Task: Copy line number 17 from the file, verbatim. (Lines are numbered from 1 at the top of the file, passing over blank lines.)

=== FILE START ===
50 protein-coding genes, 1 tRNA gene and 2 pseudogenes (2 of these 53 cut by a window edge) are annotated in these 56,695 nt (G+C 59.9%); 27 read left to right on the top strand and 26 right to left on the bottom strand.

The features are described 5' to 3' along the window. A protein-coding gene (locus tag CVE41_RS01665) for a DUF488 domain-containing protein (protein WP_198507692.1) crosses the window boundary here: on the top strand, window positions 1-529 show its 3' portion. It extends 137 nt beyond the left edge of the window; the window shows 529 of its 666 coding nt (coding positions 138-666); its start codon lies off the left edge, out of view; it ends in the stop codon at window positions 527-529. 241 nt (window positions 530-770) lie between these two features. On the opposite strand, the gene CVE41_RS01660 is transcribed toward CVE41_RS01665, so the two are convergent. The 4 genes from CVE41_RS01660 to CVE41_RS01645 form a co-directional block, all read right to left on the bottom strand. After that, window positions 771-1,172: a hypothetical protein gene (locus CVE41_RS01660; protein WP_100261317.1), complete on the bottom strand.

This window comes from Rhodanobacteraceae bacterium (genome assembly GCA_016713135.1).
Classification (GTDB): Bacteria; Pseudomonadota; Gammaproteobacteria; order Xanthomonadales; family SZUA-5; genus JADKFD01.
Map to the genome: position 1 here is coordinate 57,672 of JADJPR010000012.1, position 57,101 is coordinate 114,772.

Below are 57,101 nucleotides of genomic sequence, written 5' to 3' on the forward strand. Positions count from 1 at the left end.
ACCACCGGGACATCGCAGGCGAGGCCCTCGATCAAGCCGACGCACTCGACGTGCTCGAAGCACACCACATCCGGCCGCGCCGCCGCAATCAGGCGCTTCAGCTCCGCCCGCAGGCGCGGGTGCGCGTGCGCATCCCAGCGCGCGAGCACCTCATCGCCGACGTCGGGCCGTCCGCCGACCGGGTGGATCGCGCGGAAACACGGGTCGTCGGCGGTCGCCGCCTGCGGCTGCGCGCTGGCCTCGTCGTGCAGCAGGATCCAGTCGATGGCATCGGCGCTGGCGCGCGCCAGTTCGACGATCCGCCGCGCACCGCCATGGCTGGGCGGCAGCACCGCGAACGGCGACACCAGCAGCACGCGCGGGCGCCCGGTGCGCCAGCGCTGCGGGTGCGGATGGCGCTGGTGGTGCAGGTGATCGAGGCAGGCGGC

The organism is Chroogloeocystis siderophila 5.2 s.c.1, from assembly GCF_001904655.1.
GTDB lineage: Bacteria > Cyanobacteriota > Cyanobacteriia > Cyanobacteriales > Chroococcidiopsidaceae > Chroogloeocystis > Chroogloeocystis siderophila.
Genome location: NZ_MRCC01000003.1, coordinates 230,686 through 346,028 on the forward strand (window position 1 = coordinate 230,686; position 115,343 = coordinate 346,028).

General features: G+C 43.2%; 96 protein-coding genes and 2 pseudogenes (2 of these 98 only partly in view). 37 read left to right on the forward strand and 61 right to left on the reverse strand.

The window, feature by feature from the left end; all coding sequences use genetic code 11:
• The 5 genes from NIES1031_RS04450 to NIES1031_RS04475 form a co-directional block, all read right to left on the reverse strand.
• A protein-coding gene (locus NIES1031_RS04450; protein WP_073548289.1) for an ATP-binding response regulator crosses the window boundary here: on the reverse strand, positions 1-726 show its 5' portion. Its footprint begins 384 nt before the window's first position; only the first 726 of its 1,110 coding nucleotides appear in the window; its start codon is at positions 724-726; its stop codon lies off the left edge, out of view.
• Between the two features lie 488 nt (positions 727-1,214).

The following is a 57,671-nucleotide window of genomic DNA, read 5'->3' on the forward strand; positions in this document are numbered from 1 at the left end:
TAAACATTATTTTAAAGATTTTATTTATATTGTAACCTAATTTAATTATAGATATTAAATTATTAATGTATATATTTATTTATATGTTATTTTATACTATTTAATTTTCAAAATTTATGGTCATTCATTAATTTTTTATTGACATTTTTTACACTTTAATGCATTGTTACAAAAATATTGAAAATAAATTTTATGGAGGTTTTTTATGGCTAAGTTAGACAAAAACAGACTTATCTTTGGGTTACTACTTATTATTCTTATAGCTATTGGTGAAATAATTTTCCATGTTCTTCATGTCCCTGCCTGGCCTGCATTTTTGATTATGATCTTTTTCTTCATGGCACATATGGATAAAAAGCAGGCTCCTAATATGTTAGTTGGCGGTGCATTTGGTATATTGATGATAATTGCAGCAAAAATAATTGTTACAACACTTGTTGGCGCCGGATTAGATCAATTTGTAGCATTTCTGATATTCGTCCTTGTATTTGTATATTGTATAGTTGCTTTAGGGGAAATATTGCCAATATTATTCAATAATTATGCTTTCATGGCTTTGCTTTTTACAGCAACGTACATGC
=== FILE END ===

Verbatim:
TAAACATTATTTTAAAGATTTTATTTATATTGTAACCTAATTTAATTATAGATATTAAATTATTAATGTATATATTTATTTATATGTTATTTTATACTATTTAATTTTCAAAATTTATGGTCATTCATTAATTTTTTATTGACATTTTTTACACTTTAATGCATTGTTACAAAAATATTGAAAATAAATTTTATGGAGGTTTTTTATGGCTAAGTTAGACAAAAACAGACTTATCTTTGGGTTACTACTTATTATTCTTATAGCTATTGGTGAAATAATTTTCCATGTTCTTCATGTCCCTGCCTGGCCTGCATTTTTGATTATGATCTTTTTCTTCATGGCACATATGGATAAAAAGCAGGCTCCTAATATGTTAGTTGGCGGTGCATTTGGTATATTGATGATAATTGCAGCAAAAATAATTGTTACAACACTTGTTGGCGCCGGATTAGATCAATTTGTAGCATTTCTGATATTCGTCCTTGTATTTGTATATTGTATAGTTGCTTTAGGGGAAATATTGCCAATATTATTCAATAATTATGCTTTCATGGCTTTGCTTTTTACAGCAACGTACATGC